But do you realise the seriousness of the war on terrorism and why the President and his Deputy may be disturbed by your partisan approach?
The President and his deputy need not worry because I am being realistic and not partisan. Terrorism knows no tribe or religion and if Kenyans must know, I am a classic example of what terrorism can do. Between 2011 and now, I have lost 69 people in my constituency. It is wrong to equate terrorism to Islamism because the Quran teaches us that if you kill one life you have killed the whole mankind and if you save one life, you have saved the entire mankind.
Separately, are you not concerned that you may be facing political isolation already? Or how do you explain the fact that members of the President’s TNA party spearhead the push for your censure, while your own URP colleagues have remained mum?
I am a senior member of Jubilee Coalition and 14 other small parties and there was no need for members of my party to defend me. Against who or what? Regarding the Press conference by a section of MPs attacking me, it was not the President’s party but rather Kigumo MP Jamleck Kamau and his friends. This was not a TNA affair but an act by a vengeful individual and time will tell what exactly is itching him.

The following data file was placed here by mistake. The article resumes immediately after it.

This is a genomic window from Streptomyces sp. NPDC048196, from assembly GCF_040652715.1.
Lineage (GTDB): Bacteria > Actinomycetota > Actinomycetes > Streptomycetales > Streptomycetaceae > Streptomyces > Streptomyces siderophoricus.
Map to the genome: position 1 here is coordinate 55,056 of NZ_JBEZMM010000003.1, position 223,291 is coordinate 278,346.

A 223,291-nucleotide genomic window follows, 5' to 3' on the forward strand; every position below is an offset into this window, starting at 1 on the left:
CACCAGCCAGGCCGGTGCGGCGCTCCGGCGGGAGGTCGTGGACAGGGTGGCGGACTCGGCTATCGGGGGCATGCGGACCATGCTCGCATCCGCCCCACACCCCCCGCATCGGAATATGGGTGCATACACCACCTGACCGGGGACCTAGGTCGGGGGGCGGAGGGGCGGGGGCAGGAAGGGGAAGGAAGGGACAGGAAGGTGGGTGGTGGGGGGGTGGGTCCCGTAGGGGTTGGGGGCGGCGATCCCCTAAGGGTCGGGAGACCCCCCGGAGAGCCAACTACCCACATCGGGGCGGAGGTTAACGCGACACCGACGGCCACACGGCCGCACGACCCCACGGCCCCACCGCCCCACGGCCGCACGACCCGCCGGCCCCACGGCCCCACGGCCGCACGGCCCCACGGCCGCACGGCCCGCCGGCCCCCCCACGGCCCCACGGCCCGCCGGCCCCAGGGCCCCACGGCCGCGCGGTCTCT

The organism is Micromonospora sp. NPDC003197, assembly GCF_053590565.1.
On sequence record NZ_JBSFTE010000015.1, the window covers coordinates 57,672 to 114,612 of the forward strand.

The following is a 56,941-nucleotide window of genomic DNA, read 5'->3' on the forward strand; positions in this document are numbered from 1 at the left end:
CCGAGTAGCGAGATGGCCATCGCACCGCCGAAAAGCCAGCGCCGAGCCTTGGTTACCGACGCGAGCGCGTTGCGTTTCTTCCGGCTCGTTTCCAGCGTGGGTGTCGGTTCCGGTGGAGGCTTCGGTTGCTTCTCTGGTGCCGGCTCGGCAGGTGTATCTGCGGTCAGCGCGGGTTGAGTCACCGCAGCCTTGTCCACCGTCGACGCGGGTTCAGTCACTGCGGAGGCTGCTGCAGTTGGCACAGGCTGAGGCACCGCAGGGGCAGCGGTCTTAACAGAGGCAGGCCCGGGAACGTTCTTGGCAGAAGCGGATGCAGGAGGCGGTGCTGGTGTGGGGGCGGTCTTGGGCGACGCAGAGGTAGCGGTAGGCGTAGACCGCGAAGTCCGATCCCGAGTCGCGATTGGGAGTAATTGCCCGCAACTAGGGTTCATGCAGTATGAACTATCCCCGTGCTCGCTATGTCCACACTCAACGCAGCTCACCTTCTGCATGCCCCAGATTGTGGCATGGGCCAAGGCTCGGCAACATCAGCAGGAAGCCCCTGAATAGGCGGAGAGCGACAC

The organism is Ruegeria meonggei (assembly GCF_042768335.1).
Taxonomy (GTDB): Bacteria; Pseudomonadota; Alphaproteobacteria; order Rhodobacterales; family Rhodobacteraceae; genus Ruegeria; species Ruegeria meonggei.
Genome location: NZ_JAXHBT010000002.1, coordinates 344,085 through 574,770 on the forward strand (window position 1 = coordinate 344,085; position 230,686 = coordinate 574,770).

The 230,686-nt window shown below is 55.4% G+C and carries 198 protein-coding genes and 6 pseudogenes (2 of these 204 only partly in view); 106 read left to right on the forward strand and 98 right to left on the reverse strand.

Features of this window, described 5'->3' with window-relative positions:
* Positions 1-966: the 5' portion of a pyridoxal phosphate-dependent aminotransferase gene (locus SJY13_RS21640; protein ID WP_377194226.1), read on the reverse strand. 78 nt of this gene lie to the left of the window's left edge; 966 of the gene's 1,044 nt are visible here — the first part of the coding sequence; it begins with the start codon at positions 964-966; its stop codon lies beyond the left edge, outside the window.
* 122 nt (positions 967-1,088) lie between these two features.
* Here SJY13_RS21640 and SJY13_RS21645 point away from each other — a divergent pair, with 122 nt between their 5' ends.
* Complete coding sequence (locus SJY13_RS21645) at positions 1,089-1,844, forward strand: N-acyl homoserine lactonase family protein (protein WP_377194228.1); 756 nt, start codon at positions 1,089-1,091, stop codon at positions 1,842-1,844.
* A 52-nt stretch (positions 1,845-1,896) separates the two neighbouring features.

What would you tell parliamentary colleagues from the Somali and Muslim community, some who have advised that you quit Jubilee and form an alternative political outfit if push comes to shove?
I have already formed a giant political party called URP and I do not see the need of forming another outfit. As chairman of 36 Somali MPs across the political divide and a member of another caucus of 67 legislators from the Muslim community, I instead want to encourage them to join me in URP and boost my political growth from within. I want URP and Jubilee to thrive and live as long as South Africa’s ANC.
Amid all the drama and current dust raised by yourself, do you still relate well with the President and his deputy?
Nothing, in my opinion, has changed. I seriously believe in the political ideologies of President Uhuru and his Deputy, and I trust only they can transform this country to the very great heights that we all dream about. I am particularly humbled by the support of my political teacher and twin brother, who is none other than the DP.
Only six years in elective politics and you are the third highest political figure in the Jubilee Government. What do you attribute this realisation to?
I am a very honest and down to earth politician, who by nature interacts freely even with the most downtrodden. I also thank God for scaling the political heights fast.
Finally, you threatened to quit Jubilee if the Government continued with what you regarded as mistreatment of members of your community in the on going anti-terrorism crackdown. Are you still quitting?
I have since led two delegations of leaders from the Somali and Muslim community to the President and our concerns have been addressed. In fact, I believe that we should approach the next General Election as a team preceded by a merger between TNA and URP, contrary to the thinking of some, like Jamleck, who want to reduce President Uhuru’s administration into a Murang’a County affair.